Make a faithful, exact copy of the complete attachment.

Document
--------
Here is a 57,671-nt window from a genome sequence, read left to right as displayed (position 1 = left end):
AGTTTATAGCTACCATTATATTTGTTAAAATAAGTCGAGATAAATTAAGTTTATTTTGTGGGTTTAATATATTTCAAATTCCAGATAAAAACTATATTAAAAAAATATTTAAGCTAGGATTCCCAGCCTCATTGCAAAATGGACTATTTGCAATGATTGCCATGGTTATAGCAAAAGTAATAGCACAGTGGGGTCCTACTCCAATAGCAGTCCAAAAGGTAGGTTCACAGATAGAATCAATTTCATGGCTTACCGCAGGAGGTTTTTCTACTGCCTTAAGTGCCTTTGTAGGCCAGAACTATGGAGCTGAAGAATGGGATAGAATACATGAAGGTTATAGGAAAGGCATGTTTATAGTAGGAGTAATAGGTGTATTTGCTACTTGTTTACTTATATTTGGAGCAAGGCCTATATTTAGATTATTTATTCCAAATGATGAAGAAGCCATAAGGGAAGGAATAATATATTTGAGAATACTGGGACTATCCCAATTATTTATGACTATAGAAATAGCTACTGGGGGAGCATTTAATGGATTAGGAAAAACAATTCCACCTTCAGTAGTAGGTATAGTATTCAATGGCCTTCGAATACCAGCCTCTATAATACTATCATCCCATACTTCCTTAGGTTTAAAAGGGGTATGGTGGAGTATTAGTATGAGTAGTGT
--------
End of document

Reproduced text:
Here is a 57,671-nt window from a genome sequence, read left to right as displayed (position 1 = left end):
AGTTTATAGCTACCATTATATTTGTTAAAATAAGTCGAGATAAATTAAGTTTATTTTGTGGGTTTAATATATTTCAAATTCCAGATAAAAACTATATTAAAAAAATATTTAAGCTAGGATTCCCAGCCTCATTGCAAAATGGACTATTTGCAATGATTGCCATGGTTATAGCAAAAGTAATAGCACAGTGGGGTCCTACTCCAATAGCAGTCCAAAAGGTAGGTTCACAGATAGAATCAATTTCATGGCTTACCGCAGGAGGTTTTTCTACTGCCTTAAGTGCCTTTGTAGGCCAGAACTATGGAGCTGAAGAATGGGATAGAATACATGAAGGTTATAGGAAAGGCATGTTTATAGTAGGAGTAATAGGTGTATTTGCTACTTGTTTACTTATATTTGGAGCAAGGCCTATATTTAGATTATTTATTCCAAATGATGAAGAAGCCATAAGGGAAGGAATAATATATTTGAGAATACTGGGACTATCCCAATTATTTATGACTATAGAAATAGCTACTGGGGGAGCATTTAATGGATTAGGAAAAACAATTCCACCTTCAGTAGTAGGTATAGTATTCAATGGCCTTCGAATACCAGCCTCTATAATACTATCATCCCATACTTCCTTAGGTTTAAAAGGGGTATGGTGGAGTATTAGTATGAGTAGTGT